Reading and Discussion
- Read all four parts of the Pittsburgh Post-Gazette's "The Land Alcoa Damned" series. Make sure you read the interactive version on the PPG website
- As a class, create a timeline that features the history of Suriname including Alcoa's activity in the country.
- As the class is creating the timeline and after it is finished, discuss the following issues.
- Suriname and the legacy of colonialism
- Why Alcoa started and stopped operating in the country
- The aluminum industry's impact on the Surinamese
- The importance of the 1958 Brokopondo Agreement and the Afobaka dam
- The ties and connections between Alcoa's operation in Suriname and the US
- You will now prepare for a debate about Alcoa's departure from Suriname.
- First, you need to identify people or groups who will participate in the debate. Based on the reading, choose at least three distinct people or groups who have an opinion on the subject.
- Next, you need to create the rules for the debate. This includes format, length, and decorum. Make sure you give each side an opportunity to make an opening statement and at least one response or rebuttal.
- Pick which side you want to represent in the debate or your teacher will assign people to positions. Make sure the number of students representing the person or group from the project are about equal in size.
- The main question for the debate is what are the terms for Alcoa's exit from Suriname? Each side should determine
- What are your demands
- What can you compromise on
- What arguments will the other sides make and how can you counter them
- Conduct the debate with your teacher or another adult as the moderator. Make sure to follow the debate rules that the class developed. During the debate, make sure a different person from each side speaks during each segment so that everyone has a chance to participate.
- After the debate, discuss it as a class.
- Were there any demands that you think have to be included in the departure agreement?
- What demands and arguments made the most sense to you and why?
- Who do you think should be consulted and involved in the negotiation process and why?
As a class, try to develop a departure memorandum of understanding that all sides from your debate could agree to sign.
- How easy or difficult is this process for the class?
- Could you come to an agreement or not?
- Based on the readings and your experience in class, why do you think this has been such a difficult process for Alcoa and the Surinamese government?
Cite strong and thorough textual evidence to support analysis of what the text says explicitly as well as inferences drawn from the text.
Delineate and evaluate the argument and specific claims in a text, assessing whether the reasoning is valid and the evidence is relevant and sufficient; identify false statements and fallacious reasoning.
Cite strong and thorough textual evidence to support analysis of what the text says explicitly as well as inferences drawn from the text, including determining where the text leaves matters uncertain.
Initiate and participate effectively in a range of collaborative discussions (one-on-one, in groups, and teacher-led) with diverse partners on grades 9-10 topics, texts, and issues, building on others' ideas and expressing their own clearly and persuasively.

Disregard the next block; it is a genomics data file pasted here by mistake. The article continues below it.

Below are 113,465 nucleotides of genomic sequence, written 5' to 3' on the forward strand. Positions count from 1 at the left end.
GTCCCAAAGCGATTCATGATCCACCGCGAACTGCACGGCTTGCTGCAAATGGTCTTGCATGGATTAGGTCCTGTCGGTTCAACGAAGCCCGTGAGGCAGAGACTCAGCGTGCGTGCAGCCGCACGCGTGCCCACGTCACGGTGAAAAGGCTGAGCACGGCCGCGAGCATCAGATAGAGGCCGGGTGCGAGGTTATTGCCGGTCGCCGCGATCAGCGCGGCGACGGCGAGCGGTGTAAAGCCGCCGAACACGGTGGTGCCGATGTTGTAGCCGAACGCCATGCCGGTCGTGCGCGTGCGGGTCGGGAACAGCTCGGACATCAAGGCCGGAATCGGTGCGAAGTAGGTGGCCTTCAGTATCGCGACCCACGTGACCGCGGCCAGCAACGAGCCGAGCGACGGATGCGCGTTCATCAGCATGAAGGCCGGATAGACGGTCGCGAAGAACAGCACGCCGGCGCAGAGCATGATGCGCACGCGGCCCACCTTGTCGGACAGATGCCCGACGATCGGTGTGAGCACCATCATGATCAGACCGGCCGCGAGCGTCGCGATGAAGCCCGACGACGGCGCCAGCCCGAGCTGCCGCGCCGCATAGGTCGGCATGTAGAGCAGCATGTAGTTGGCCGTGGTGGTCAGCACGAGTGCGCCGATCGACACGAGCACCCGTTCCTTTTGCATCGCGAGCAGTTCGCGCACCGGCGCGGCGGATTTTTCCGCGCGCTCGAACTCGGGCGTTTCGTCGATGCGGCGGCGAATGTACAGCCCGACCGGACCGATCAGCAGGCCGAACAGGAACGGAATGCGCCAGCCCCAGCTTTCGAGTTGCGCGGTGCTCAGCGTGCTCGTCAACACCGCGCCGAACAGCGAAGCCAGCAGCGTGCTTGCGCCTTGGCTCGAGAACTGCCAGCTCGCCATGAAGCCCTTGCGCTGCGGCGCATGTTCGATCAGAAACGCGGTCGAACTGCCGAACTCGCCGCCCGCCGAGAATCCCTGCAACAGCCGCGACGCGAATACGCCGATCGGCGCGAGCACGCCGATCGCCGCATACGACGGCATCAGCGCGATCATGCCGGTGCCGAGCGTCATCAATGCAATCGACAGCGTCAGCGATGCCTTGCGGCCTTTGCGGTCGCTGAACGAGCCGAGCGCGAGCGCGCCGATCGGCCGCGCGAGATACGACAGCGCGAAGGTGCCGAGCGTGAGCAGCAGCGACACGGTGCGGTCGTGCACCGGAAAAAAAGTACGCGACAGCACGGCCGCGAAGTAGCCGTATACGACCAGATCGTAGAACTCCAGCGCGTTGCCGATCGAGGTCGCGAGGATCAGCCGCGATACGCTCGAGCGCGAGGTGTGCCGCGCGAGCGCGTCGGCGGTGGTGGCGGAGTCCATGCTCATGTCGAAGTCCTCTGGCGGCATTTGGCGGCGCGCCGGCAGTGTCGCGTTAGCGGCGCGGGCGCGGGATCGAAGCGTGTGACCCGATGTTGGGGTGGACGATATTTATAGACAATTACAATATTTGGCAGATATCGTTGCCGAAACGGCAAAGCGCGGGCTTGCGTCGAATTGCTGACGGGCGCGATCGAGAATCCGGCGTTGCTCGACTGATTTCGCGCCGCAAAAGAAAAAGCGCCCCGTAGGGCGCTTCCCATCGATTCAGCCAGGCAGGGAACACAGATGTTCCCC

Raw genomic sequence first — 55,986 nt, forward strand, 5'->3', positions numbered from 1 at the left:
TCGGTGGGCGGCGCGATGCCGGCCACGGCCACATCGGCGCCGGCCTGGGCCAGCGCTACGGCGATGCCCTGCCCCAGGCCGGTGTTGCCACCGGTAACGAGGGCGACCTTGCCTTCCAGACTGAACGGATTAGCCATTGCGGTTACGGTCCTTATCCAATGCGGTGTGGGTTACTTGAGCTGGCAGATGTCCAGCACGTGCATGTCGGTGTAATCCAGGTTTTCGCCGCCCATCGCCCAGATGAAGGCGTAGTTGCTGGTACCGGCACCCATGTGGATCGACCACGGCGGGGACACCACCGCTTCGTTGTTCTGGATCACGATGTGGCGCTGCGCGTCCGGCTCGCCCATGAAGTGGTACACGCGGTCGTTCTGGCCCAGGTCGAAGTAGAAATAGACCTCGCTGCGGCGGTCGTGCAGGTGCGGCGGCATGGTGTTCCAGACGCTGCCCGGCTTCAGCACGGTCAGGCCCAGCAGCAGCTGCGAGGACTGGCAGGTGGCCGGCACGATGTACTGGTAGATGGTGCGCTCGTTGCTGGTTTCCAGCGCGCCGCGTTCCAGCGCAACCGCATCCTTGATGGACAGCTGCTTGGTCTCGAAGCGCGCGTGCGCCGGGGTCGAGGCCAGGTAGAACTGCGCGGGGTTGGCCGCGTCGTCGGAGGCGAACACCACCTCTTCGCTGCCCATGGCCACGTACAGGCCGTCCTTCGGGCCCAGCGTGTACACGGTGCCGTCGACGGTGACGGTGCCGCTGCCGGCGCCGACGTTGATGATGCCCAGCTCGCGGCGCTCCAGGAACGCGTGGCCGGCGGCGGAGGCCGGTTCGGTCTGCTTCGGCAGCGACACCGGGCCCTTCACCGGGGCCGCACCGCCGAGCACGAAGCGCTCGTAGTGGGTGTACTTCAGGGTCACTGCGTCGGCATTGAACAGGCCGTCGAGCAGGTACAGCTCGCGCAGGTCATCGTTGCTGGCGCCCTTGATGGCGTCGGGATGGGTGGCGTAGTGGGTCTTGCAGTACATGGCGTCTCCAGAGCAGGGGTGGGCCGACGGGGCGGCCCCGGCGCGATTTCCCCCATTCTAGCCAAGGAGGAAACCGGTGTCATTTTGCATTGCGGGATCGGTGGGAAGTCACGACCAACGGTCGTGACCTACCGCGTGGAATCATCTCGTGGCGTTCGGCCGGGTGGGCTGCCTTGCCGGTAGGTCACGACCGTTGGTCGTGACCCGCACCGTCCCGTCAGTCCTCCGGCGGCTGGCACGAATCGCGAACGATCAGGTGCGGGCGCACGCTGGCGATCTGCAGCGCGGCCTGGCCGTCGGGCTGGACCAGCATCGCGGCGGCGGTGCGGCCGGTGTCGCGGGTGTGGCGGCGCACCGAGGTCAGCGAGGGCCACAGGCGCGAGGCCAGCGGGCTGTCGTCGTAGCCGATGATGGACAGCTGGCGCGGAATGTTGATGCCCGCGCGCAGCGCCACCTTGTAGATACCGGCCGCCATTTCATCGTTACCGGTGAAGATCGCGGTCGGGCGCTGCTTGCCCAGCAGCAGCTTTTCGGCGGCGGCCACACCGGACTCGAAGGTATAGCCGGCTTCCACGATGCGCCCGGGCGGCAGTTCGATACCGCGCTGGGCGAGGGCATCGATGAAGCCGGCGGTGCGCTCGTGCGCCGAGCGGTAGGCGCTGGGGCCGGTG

Present information, findings, and supporting evidence clearly, concisely, and logically such that listeners can follow the line of reasoning and the organization, development, substance, and style are appropriate to purpose, audience, and task.
Adapt speech to a variety of contexts and tasks, demonstrating command of formal English when indicated or appropriate. (See grades 9-10 Language standards 1 and 3 here for specific expectations.)
Initiate and participate effectively in a range of collaborative discussions (one-on-one, in groups, and teacher-led) with diverse partners on grades 11-12 topics, texts, and issues, building on others' ideas and expressing their own clearly and persuasively.
Present information, findings, and supporting evidence, conveying a clear and distinct perspective, such that listeners can follow the line of reasoning, alternative or opposing perspectives are addressed, and the organization, development, substance, and style are appropriate to purpose, audience, and a range of formal and informal tasks.
Adapt speech to a variety of contexts and tasks, demonstrating a command of formal English when indicated or appropriate. (See grades 11-12 Language standards 1 and 3 here for specific expectations.)
Make sure students read the article on the Pittsburgh Post-Gazette website. Links are available through the resource pages from the Pulitzer Center or in the lesson plan under student instructions.
Students will identify the people or groups that will participate in the debate. They should at least have a person or group representing Alcoa, the Surinamese government, and the Saamaka.
Have students develop the debate rules and format. This will give them an opportunity to determine what rules they think are important. Provide them with two basic ground rules:
- There needs to be time for opening remarks and cross exchange or rebuttals.
- A different student from each group needs to represent the group in each segment of the debate.
Beyond these rules, allow them to format the debate as they see fit. If the students need help thinking of ideas, have them research political debate and forensic debate formats.
Have an adult moderate the debate. This person will ensure that students follow the rules of the debate. He or she will need a clock or stopwatch to keep track of time.